VATICAN CITY (AP) -- The focus of Pope Francis' papacy began to emerge Saturday as he offered some intimate insights into the conclave that elected him pontiff, describing how he was immediately inspired to name himself after St. Francis of Assisi because he wants to see a church that is "for the poor."
His comments provided further evidence that this first Latin American papacy would be one that looks beyond the confines of the church itself to the most disadvantaged, named for a 13th-century friar who renounced a wealthy, dissolute lifestyle to embrace a life of poverty and simplicity and go out in the countryside to preach a message of joy and peace.
"Let me tell you a story," Pope Francis began in a break from his prepared text during an audience for a few thousand journalists and Vatican communications officials in the Vatican's auditorium.
Francis then described how during the conclave he was comforted by his friend, Brazilian Cardinal Claudio Hummes, as the votes were going his way and it seemed "a bit dangerous" that he would reach the two-thirds necessary to be elected.
When the threshold was reached, applause erupted in the frescoed Sistine Chapel.
"He (Hummes) hugged me. He kissed me. He said, 'Don't forget about the poor!'" Francis recalled.
"And those words came to me: The poor. The poor. Then right away, thinking of the poor, I thought of Francis of Assisi. Then I thought of all the wars as the votes were being counted, until the end. Francis is also the man of peace. That is how the name came into my heart: Francis of Assisi."
The pope said some have wondered whether his name was a reference to other Franciscan figures, including St. Frances de Sales or even the co-founder of the pope's own Jesuit order, Francis Xavier. But he said the inspiration was Francis of Assisi.
Sitting in the vast Vatican auditorium, Francis continued: "For me, he is the man of poverty, the man of peace, the man who loves and protects creation. These days we don't have a very good relationship with creation, do we?" he said. "He is the man who gives us this spirit of peace, the poor man."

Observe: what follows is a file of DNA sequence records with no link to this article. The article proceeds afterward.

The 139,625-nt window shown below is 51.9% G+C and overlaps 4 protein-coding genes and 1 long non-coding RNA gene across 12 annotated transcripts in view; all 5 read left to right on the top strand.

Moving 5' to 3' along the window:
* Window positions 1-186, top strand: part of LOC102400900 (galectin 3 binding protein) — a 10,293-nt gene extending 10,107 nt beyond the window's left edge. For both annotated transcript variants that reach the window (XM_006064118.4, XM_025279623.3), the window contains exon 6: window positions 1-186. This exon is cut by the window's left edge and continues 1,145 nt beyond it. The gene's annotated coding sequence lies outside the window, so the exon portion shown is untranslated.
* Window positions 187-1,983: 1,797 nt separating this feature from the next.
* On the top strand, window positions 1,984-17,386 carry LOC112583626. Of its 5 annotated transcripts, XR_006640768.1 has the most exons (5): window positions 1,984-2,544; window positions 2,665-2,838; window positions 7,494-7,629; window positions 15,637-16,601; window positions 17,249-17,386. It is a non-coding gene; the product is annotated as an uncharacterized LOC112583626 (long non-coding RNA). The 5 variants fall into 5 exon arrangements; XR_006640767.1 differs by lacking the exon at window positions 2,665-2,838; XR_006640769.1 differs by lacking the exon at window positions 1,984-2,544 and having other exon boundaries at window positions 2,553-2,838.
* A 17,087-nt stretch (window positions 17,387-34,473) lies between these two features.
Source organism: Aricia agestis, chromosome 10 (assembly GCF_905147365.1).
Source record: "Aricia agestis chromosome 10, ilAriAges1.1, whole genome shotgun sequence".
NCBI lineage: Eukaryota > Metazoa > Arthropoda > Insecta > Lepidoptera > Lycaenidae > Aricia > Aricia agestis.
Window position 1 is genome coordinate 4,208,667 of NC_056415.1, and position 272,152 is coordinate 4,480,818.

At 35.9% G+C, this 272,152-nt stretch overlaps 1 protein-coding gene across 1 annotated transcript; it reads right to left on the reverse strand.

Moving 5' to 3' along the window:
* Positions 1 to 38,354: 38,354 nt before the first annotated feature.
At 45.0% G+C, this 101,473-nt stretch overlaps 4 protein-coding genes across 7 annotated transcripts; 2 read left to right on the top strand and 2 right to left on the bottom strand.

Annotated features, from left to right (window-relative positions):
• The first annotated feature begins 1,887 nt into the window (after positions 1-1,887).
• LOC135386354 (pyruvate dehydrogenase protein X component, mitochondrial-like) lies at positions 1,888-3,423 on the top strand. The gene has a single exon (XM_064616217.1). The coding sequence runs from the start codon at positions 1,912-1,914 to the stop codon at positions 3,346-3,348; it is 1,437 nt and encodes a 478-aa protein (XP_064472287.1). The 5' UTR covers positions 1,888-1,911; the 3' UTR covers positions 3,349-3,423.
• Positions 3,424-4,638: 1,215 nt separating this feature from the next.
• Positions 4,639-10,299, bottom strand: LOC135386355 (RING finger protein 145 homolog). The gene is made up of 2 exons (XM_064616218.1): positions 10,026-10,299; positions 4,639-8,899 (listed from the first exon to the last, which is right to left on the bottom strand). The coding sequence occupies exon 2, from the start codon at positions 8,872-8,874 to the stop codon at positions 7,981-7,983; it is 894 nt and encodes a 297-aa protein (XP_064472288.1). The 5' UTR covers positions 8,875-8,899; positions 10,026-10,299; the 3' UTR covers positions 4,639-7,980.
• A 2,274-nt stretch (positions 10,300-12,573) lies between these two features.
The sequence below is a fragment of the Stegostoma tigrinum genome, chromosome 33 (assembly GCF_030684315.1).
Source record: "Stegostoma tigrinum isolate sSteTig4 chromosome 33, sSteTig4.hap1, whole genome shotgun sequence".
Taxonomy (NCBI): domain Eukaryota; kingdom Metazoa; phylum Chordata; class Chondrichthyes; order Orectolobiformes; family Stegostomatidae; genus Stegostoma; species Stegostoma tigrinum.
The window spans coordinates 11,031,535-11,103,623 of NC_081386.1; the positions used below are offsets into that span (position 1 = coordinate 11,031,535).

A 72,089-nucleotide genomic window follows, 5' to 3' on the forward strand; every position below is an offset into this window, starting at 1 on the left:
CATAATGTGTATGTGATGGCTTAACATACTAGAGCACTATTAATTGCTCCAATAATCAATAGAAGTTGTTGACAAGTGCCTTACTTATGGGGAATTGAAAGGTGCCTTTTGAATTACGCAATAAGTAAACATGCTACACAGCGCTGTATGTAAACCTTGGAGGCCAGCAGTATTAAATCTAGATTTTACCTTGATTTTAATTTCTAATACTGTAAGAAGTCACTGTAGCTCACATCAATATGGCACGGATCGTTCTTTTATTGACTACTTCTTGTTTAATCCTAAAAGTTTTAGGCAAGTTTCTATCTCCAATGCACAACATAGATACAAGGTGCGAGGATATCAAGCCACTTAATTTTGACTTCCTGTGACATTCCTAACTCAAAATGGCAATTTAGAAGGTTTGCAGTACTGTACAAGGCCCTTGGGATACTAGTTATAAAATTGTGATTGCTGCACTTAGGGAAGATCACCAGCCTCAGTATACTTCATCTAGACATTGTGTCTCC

"Oh how I would like a church which is poor and for the poor!" Francis said, sighing.
He then joked that some other cardinals suggested other names: Hadrian VI, after a great church reformer -- a reference to the need for the pope to clean up the Vatican's messy bureaucracy. Someone else suggested Clement XV, to get even with Clement XIV, who suppressed the Jesuit order in 1773.
The pope's admiration for Francis' simplicity is evident in his own lifestyle: the former Cardinal Jorge Mario Bergoglio would take the bus to work, lived in a Spartan apartment where he would turn the heat off on weekends and cook his own meals.
In one of his first acts as pope, Francis phoned the Vatican ambassador in Buenos Aires and told him to put out the word that he didn't want ordinary Argentines flocking to Rome for his installation Mass, urging them to use the money instead for charity.
Bergoglio never favored liberation theology, the Latin American-inspired view that Jesus' teachings imbue followers with a duty to fight for social and economic justice, because of its alliances with armed leftist guerrilla movements in the 1970s.
But as a priest and later archbishop, he saw to it that every slum in Buenos Aires had a chapel and fostered many outreach programs, supporting former prostitutes and drug addicts and washing the feet of rehab patients. When the economy collapsed in 2001, and Argentines lost faith in their politicians, he denounced capitalist excesses and corruption from the pulpit.
His addresses and homilies often circle back to the need for the church to rivet its attention on issues of economic failings, including the growing divides between the comfortable and needy, and the pressures of Western-style capitalism.
His election to the papacy has raised questions about how he will translate that message on a global scale, given the global economic crisis and vast inequalities among the rich and poor -- and at home, given allegations of corruption in the Holy See's governance and continued problems of the Vatican's own bank, the Institute for Religious Works.
Under Benedict XVI, the Vatican had sought to put its finances in order and opened itself up to external evaluation by the Council of Europe's Moneyval committee, which helps countries comply with international anti-money laundering norms. While the Vatican bank passed the first test last year, Moneyval gave the bank several poor or failing grades.